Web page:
Zebrafish provide an exciting animal model system for the study of human cancers. During the last few years many zebrafish models of cancer have been generated that recapitulate human hematologic malignancies and solid tumors. Concurrent technological advances have significantly improved the genetic tractability and unique advantage of in vivo imaging in zebrafish, providing a means to dissect the molecular pathways underlying tumor initiation, progression and metastasis. Comparisons of cancer-associated gene expression profiles have demonstrated a high degree of similarity in the gene signatures of specific types of tumor cells in fish and humans, indicating that the contributing genetic pathways leading to cancer are evolutionarily conserved. Furthermore, the high fecundity, optical clarity and small embryo size of zebrafish continue to make it particularly amenable to performing whole-organism small molecule screens to identify targets for therapeutic development. This chapter reviews a wide array of these zebrafish cancer models and illustrates the advantages of the zebrafish system for exploring the molecular mechanisms governing cancer-related cellular processes. PMID:21951536

  18. ZFIN: enhancements and updates to the zebrafish model organism database

    PubMed Central

    Bradford, Yvonne; Conlin, Tom; Dunn, Nathan; Fashena, David; Frazer, Ken; Howe, Douglas G.; Knight, Jonathan; Mani, Prita; Martin, Ryan; Moxon, Sierra A. T.; Paddock, Holly; Pich, Christian; Ramachandran, Sridhar; Ruef, Barbara J.; Ruzicka, Leyla; Bauer Schaper, Holle; Schaper, Kevin; Shao, Xiang; Singer, Amy; Sprague, Judy; Sprunger, Brock; Van Slyke, Ceri; Westerfield, Monte

    2011-01-01

    ZFIN, the Zebrafish Model Organism Database, http://zfin.org, serves as the central repository and web-based resource for zebrafish genetic, genomic, phenotypic and developmental data. ZFIN manually curates comprehensive data for zebrafish genes, phenotypes, genotypes, gene expression, antibodies, anatomical structures and publications. A wide-ranging collection of web-based search forms and tools facilitates access to integrated views of these data promoting analysis and scientific discovery. Data represented in ZFIN are derived from three primary sources: curation of zebrafish publications, individual research laboratories and collaborations with bioinformatics organizations. Data formats include text, images and graphical representations. ZFIN is a dynamic resource with data added daily as part of our ongoing curation process. Software updates are frequent. Here, we describe recent additions to ZFIN including (i) enhanced access to images, (ii) genomic features, (iii) genome browser, (iv) transcripts, (v) antibodies and (vi) a community wiki for protocols and antibodies. PMID:21036866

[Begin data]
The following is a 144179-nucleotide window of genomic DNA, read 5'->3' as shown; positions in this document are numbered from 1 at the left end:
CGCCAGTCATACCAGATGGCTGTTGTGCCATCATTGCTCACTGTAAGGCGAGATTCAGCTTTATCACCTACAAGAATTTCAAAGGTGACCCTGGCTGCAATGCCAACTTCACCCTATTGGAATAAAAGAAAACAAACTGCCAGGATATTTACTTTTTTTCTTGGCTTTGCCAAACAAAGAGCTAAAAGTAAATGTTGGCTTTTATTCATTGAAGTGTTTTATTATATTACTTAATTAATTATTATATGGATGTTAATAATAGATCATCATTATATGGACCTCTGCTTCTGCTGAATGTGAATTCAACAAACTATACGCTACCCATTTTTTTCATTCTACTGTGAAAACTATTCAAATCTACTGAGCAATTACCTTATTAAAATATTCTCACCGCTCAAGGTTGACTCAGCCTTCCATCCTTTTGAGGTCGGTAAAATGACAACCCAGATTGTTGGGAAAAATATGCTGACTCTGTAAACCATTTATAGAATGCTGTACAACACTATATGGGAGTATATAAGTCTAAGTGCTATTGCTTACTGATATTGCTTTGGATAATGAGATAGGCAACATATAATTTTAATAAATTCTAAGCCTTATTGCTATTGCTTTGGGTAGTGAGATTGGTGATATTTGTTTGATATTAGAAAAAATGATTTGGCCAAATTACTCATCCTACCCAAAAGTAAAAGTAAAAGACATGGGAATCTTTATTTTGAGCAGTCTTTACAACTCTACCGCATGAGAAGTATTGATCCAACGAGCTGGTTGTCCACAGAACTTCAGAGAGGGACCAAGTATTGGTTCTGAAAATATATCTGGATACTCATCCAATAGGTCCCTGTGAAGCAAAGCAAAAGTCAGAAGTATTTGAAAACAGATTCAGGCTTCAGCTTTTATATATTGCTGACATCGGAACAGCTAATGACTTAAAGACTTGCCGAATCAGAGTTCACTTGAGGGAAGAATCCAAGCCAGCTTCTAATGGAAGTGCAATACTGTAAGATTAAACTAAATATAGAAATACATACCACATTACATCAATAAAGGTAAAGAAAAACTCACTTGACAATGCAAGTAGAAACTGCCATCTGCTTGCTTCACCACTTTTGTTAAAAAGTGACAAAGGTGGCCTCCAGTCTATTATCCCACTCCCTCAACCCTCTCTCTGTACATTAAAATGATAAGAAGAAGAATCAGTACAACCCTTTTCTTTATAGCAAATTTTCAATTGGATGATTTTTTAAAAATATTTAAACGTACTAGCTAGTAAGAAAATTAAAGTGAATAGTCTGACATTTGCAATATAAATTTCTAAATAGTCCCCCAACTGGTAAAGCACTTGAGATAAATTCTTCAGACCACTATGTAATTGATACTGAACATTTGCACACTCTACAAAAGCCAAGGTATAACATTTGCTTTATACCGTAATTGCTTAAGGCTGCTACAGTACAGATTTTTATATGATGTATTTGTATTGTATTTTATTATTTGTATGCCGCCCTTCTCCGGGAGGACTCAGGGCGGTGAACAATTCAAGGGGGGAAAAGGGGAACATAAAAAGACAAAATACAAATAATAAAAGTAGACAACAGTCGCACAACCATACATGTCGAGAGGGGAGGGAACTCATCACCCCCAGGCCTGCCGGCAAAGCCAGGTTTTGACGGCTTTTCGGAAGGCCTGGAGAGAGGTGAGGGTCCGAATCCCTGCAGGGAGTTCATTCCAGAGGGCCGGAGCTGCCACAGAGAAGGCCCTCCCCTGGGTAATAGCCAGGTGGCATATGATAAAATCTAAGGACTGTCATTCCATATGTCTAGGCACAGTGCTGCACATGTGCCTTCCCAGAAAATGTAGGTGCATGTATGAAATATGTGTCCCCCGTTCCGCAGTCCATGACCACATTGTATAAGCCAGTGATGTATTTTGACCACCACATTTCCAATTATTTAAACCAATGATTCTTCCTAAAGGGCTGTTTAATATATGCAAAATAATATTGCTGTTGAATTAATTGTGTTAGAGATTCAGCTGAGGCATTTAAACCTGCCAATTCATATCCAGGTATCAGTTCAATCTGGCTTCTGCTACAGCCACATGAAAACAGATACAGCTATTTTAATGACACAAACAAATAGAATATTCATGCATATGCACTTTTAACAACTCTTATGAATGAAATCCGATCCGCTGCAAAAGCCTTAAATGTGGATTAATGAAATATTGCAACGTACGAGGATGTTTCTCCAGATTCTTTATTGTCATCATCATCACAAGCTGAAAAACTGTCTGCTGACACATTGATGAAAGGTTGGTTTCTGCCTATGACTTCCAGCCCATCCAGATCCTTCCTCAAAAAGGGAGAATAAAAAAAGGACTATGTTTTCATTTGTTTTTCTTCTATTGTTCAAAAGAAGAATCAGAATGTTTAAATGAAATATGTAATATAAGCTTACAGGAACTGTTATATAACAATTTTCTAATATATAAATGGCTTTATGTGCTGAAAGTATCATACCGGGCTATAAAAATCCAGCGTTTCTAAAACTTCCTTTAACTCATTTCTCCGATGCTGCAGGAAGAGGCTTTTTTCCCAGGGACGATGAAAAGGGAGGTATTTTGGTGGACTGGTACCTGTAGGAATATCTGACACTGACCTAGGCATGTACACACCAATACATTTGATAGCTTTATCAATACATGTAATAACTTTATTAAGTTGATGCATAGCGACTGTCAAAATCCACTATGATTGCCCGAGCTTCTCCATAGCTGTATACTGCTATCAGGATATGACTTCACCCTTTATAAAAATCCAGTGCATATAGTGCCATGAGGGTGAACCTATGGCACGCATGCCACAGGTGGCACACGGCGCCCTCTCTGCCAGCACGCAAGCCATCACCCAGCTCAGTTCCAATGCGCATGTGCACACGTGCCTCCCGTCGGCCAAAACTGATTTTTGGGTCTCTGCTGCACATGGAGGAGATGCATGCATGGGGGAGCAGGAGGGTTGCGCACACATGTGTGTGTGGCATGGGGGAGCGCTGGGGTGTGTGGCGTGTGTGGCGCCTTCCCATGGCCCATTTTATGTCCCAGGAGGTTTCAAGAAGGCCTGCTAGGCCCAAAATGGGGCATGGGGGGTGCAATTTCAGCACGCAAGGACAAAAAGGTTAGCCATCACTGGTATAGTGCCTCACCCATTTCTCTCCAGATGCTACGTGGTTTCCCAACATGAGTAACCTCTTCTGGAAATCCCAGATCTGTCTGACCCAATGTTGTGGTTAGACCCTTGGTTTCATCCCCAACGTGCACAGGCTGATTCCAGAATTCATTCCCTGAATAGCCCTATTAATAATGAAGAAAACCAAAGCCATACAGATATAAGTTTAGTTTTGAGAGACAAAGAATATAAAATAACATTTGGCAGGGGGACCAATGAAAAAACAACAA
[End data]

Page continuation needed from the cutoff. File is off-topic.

19. ZFIN: enhancements and updates to the Zebrafish Model Organism Database.

    PubMed

    Bradford, Yvonne; Conlin, Tom; Dunn, Nathan; Fashena, David; Frazer, Ken; Howe, Douglas G; Knight, Jonathan; Mani, Prita; Martin, Ryan; Moxon, Sierra A T; Paddock, Holly; Pich, Christian; Ramachandran, Sridhar; Ruef, Barbara J; Ruzicka, Leyla; Bauer Schaper, Holle; Schaper, Kevin; Shao, Xiang; Singer, Amy; Sprague, Judy; Sprunger, Brock; Van Slyke, Ceri; Westerfield, Monte

    2011-01-01

    ZFIN, the Zebrafish Model Organism Database, http://zfin.org, serves as the central repository and web-based resource for zebrafish genetic, genomic, phenotypic and developmental data. ZFIN manually curates comprehensive data for zebrafish genes, phenotypes, genotypes, gene expression, antibodies, anatomical structures and publications. A wide-ranging collection of web-based search forms and tools facilitates access to integrated views of these data promoting analysis and scientific discovery. Data represented in ZFIN are derived from three primary sources: curation of zebrafish publications, individual research laboratories and collaborations with bioinformatics organizations. Data formats include text, images and graphical representations. ZFIN is a dynamic resource with data added daily as part of our ongoing curation process. Software updates are frequent. Here, we describe recent additions to ZFIN including (i) enhanced access to images, (ii) genomic features, (iii) genome browser, (iv) transcripts, (v) antibodies and (vi) a community wiki for protocols and antibodies. PMID:21036866

  20. ZFIN, The zebrafish model organism database: Updates and new directions.

    PubMed

    Ruzicka, Leyla; Bradford, Yvonne M; Frazer, Ken; Howe, Douglas G; Paddock, Holly; Ramachandran, Sridhar; Singer, Amy; Toro, Sabrina; Van Slyke, Ceri E; Eagle, Anne E; Fashena, David; Kalita, Patrick; Knight, Jonathan; Mani, Prita; Martin, Ryan; Moxon, Sierra A T; Pich, Christian; Schaper, Kevin; Shao, Xiang; Westerfield, Monte

    2015-08-01